The irony is that thanks to the success of the original GT40, Ford has had no problem whatsoever selling the later generations of GT road cars, even to the point of having to disappoint eager clients. So for Ford, the marketing story needs to be adapted: Win in 1966 and sell decades later in 2005 and 2015. Better late than never, we guess.

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Comments
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sir_mike
sir_mike New Reader
11/23/20 3:42 p.m.

These are the best looking GT40's....The newer ones are just ugly to me.....Sorry 

aircooled
aircooled MegaDork
11/23/20 6:01 p.m.

I saw one driven on the streets, years ago.... one.  And I have seen a Nobel N600 on the streets....

Seems like pretty much all of these where rolled off the delivery truck and into a locked garage.

I should note I am of course talking about the second gen cars, which technically also failed on the street because they are / where almost never driven there.

Harryjack
Harryjack
11/24/20 1:37 a.m.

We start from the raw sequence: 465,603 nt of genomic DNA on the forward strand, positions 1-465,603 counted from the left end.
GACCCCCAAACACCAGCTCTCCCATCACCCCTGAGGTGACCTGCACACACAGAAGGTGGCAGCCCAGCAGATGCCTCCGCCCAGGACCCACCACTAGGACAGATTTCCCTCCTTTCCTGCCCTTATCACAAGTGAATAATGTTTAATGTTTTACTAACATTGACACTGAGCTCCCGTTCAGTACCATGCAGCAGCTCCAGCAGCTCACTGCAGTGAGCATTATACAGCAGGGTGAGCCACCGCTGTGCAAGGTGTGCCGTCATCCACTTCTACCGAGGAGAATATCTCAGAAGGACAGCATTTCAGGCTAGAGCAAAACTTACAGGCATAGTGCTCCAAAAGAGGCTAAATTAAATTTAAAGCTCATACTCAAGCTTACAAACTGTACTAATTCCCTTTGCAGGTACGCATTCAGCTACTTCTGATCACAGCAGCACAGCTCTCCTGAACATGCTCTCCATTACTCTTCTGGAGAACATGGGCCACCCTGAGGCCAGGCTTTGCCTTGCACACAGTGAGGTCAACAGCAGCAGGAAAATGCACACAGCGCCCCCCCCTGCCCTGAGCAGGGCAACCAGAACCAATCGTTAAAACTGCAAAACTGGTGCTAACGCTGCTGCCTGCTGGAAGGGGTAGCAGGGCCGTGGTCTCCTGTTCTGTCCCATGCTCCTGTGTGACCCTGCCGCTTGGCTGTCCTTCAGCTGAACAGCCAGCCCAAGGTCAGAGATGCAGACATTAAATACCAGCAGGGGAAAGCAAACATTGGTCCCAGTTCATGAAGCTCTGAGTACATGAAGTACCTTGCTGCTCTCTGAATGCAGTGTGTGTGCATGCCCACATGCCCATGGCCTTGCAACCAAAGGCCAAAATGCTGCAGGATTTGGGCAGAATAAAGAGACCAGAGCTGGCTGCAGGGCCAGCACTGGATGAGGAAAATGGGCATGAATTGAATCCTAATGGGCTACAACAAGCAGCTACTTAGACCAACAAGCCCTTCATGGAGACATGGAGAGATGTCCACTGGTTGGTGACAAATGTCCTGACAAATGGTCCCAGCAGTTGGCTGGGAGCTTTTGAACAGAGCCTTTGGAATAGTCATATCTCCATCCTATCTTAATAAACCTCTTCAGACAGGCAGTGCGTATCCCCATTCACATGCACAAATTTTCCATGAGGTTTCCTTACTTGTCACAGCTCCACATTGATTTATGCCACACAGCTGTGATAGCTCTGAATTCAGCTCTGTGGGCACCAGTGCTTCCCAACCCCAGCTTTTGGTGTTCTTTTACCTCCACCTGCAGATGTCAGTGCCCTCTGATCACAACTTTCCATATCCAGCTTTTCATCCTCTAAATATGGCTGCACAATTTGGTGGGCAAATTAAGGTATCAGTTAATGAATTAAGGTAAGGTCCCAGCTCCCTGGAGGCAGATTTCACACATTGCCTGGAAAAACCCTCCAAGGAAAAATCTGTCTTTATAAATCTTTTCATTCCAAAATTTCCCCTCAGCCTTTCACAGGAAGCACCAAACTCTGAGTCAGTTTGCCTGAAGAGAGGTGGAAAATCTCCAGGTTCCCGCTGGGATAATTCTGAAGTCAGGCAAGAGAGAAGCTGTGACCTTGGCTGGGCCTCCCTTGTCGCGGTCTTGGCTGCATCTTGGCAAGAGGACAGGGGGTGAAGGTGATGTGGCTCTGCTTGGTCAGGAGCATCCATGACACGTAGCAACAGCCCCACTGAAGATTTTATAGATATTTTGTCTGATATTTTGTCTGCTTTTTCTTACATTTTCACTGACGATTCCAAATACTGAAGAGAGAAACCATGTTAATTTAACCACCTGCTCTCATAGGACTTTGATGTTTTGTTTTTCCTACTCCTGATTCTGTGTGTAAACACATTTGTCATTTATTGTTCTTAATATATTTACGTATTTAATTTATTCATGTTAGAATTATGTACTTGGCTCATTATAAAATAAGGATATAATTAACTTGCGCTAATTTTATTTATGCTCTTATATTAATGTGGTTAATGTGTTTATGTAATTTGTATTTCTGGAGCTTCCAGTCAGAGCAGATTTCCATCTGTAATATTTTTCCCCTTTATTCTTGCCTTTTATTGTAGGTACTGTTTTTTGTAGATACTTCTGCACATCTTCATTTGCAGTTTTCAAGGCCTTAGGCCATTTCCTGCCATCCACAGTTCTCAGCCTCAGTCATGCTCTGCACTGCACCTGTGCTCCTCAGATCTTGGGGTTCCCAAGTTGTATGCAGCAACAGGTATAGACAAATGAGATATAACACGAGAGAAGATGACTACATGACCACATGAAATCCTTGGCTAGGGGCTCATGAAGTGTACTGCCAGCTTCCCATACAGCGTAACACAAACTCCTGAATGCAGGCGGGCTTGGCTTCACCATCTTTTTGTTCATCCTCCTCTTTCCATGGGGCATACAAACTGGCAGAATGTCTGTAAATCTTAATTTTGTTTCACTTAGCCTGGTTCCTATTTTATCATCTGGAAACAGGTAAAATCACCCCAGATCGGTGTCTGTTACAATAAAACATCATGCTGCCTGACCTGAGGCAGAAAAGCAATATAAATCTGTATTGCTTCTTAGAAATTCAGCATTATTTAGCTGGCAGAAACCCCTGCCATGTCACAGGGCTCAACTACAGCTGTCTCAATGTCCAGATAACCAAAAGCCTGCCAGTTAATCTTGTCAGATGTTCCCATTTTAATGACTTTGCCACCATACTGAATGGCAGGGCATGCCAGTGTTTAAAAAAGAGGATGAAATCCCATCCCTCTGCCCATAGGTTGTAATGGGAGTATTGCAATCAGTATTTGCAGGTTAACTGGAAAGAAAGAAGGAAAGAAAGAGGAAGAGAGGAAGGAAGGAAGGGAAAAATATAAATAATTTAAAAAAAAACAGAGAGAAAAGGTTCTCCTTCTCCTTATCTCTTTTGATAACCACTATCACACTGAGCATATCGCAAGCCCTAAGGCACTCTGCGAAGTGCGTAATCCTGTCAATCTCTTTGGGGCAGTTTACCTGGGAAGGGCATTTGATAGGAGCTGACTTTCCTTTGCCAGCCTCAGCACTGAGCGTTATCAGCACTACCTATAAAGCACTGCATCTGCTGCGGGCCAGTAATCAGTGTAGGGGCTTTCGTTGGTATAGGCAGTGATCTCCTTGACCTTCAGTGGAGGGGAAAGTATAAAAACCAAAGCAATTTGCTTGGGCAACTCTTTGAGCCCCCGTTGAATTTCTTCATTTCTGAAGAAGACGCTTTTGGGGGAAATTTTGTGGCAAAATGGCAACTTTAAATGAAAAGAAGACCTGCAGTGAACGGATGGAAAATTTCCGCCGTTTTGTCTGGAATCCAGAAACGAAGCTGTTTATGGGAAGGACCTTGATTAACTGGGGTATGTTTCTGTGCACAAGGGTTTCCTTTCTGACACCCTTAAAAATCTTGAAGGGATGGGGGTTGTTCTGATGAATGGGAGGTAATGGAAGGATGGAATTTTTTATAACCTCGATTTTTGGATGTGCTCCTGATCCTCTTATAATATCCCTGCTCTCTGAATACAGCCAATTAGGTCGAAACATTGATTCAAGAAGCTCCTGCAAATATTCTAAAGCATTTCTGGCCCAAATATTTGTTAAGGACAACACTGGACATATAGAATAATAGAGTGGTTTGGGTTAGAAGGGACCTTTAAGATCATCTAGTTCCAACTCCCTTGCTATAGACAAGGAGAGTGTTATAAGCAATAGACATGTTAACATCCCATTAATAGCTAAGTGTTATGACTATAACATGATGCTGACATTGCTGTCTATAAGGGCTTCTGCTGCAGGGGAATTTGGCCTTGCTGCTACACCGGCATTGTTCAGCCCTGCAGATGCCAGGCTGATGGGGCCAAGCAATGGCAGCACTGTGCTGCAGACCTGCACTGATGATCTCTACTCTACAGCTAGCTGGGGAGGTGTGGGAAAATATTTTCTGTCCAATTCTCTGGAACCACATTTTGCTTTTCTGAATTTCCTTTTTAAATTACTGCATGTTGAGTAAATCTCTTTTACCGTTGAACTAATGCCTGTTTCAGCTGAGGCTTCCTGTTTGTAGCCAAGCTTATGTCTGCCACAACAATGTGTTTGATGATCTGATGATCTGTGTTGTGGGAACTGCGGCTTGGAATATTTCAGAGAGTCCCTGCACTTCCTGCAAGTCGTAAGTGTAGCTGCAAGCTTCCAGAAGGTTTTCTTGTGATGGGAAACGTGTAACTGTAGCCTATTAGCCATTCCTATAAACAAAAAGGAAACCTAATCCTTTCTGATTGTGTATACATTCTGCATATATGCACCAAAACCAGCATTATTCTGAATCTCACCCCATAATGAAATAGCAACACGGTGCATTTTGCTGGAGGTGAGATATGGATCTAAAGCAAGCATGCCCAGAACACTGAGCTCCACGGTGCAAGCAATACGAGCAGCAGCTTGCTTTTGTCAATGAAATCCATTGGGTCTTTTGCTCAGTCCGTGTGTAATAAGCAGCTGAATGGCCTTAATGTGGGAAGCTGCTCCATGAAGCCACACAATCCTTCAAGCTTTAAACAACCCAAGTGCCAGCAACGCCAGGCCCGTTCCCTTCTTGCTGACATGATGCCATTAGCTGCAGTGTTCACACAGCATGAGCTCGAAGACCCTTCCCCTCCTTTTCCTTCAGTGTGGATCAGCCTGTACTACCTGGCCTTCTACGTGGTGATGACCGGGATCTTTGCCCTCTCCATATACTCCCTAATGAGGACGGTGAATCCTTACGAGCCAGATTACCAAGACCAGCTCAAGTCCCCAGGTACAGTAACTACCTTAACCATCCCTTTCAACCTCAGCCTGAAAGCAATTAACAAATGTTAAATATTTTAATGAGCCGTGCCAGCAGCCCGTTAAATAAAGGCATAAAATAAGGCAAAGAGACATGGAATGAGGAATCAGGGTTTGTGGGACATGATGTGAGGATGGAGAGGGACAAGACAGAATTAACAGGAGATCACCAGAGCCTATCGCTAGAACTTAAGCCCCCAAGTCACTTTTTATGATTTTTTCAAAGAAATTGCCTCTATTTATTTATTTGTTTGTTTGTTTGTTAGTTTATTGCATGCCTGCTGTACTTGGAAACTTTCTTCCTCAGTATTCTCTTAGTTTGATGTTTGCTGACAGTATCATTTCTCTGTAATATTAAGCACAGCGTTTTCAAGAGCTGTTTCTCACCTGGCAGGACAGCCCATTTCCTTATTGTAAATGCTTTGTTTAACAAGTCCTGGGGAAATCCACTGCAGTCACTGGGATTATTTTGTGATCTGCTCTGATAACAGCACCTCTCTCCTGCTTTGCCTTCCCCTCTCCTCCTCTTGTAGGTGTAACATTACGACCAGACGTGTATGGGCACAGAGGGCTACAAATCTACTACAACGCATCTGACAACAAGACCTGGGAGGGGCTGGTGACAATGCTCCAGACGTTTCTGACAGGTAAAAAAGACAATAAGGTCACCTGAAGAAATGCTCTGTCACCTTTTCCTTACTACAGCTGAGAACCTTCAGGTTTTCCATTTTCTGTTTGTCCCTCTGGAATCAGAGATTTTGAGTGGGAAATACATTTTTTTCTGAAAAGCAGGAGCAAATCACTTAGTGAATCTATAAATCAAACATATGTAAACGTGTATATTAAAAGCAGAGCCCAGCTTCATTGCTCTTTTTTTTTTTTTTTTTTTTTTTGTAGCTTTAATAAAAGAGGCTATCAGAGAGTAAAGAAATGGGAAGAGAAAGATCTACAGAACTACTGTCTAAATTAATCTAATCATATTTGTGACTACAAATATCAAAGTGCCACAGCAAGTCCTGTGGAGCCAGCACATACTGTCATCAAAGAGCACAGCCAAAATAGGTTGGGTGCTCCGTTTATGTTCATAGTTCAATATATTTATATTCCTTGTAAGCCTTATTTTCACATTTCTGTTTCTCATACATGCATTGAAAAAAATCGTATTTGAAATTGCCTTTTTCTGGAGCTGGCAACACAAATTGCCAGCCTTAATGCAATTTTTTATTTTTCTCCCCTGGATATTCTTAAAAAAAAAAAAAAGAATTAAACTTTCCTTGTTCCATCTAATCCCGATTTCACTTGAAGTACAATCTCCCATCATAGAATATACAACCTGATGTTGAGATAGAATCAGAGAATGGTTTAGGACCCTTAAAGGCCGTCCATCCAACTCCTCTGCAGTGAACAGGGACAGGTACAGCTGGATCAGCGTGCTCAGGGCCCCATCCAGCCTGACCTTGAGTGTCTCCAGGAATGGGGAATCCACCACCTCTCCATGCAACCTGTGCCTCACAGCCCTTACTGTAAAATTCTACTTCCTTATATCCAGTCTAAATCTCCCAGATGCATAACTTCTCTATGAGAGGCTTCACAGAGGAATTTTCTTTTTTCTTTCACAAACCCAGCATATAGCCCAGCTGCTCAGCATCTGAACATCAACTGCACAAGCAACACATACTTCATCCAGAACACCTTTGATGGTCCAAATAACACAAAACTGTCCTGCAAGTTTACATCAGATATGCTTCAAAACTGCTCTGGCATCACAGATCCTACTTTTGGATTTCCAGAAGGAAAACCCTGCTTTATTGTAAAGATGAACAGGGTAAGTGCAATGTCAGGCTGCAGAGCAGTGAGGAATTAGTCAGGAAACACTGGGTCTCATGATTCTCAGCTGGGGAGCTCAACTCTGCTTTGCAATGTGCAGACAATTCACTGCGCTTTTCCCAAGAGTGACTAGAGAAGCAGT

The Ford GT40 Succeeded on the Trackbut Failed on the Streets. ... it failed miserably: Just seven cars were made, and Ford couldn't even sell ...

gadgetwiz.co.uk

wspohn
wspohn Dork
11/24/20 11:15 a.m.

A friend of mine drove his original Mk 1 GT40 on the street - and had the rear bodywork come loose and fly off into the weeds beside the highway! They managed to go back and pick it up and it  didn't have much damage. Must have looked like a giant bat taking off to the cars driving behind him)

He showed up to a gathering/race for original GT40s and told me that his was the only car that still had the original 289 in it - they tend to get 'updated' notwithstanding their substantial value.

Panamericano
Panamericano New Reader
5/6/21 3:20 p.m.

I did see a Mk III once.  At a Neiman Marcus fortnight, in the men's department.  It was pea green.  That is yuck on any other car, but on the Mk III, I would have taken it.  I did get to drive a Mk  I years later.  What a blast.  I don't remember any trouble getting in.  It was the first RHD car I had driven, and that also was a non-issue.  Just a blast.